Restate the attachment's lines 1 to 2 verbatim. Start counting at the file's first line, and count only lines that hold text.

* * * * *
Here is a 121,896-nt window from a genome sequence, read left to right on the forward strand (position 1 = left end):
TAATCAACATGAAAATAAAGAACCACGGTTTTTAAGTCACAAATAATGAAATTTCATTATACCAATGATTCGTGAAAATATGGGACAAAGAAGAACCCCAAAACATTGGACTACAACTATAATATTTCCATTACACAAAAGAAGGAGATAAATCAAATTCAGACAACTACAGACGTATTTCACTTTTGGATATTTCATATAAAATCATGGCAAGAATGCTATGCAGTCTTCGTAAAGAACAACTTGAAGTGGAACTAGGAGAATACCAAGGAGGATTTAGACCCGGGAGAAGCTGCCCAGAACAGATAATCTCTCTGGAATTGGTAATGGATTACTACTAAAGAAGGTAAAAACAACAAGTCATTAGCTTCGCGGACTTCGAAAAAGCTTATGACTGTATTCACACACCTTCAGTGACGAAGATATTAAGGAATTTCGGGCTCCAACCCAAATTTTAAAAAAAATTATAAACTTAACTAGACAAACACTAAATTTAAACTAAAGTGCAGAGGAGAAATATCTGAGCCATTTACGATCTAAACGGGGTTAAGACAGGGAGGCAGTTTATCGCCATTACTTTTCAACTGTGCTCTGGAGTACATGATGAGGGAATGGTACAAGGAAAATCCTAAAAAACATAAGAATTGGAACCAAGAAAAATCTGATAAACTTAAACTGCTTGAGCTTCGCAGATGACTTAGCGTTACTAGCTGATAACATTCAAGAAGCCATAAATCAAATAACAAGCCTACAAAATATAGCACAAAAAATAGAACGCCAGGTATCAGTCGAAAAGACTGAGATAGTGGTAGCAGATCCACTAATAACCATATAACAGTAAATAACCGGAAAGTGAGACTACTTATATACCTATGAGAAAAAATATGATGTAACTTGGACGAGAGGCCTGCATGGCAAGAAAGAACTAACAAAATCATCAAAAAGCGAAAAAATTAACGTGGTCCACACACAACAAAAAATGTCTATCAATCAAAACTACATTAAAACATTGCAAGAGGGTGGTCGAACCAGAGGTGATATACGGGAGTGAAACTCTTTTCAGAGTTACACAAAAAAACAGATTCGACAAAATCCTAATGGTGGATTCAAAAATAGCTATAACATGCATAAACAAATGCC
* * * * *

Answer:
Here is a 121,896-nt window from a genome sequence, read left to right on the forward strand (position 1 = left end):
TAATCAACATGAAAATAAAGAACCACGGTTTTTAAGTCACAAATAATGAAATTTCATTATACCAATGATTCGTGAAAATATGGGACAAAGAAGAACCCCAAAACATTGGACTACAACTATAATATTTCCATTACACAAAAGAAGGAGATAAATCAAATTCAGACAACTACAGACGTATTTCACTTTTGGATATTTCATATAAAATCATGGCAAGAATGCTATGCAGTCTTCGTAAAGAACAACTTGAAGTGGAACTAGGAGAATACCAAGGAGGATTTAGACCCGGGAGAAGCTGCCCAGAACAGATAATCTCTCTGGAATTGGTAATGGATTACTACTAAAGAAGGTAAAAACAACAAGTCATTAGCTTCGCGGACTTCGAAAAAGCTTATGACTGTATTCACACACCTTCAGTGACGAAGATATTAAGGAATTTCGGGCTCCAACCCAAATTTTAAAAAAAATTATAAACTTAACTAGACAAACACTAAATTTAAACTAAAGTGCAGAGGAGAAATATCTGAGCCATTTACGATCTAAACGGGGTTAAGACAGGGAGGCAGTTTATCGCCATTACTTTTCAACTGTGCTCTGGAGTACATGATGAGGGAATGGTACAAGGAAAATCCTAAAAAACATAAGAATTGGAACCAAGAAAAATCTGATAAACTTAAACTGCTTGAGCTTCGCAGATGACTTAGCGTTACTAGCTGATAACATTCAAGAAGCCATAAATCAAATAACAAGCCTACAAAATATAGCACAAAAAATAGAACGCCAGGTATCAGTCGAAAAGACTGAGATAGTGGTAGCAGATCCACTAATAACCATATAACAGTAAATAACCGGAAAGTGAGACTACTTATATACCTATGAGAAAAAATATGATGTAACTTGGACGAGAGGCCTGCATGGCAAGAAAGAACTAACAAAATCATCAAAAAGCGAAAAAATTAACGTGGTCCACACACAACAAAAAATGTCTATCAATCAAAACTACATTAAAACATTGCAAGAGGGTGGTCGAACCAGAGGTGATATACGGGAGTGAAACTCTTTTCAGAGTTACACAAAAAAACAGATTCGACAAAATCCTAATGGTGGATTCAAAAATAGCTATAACATGCATAAACAAATGCC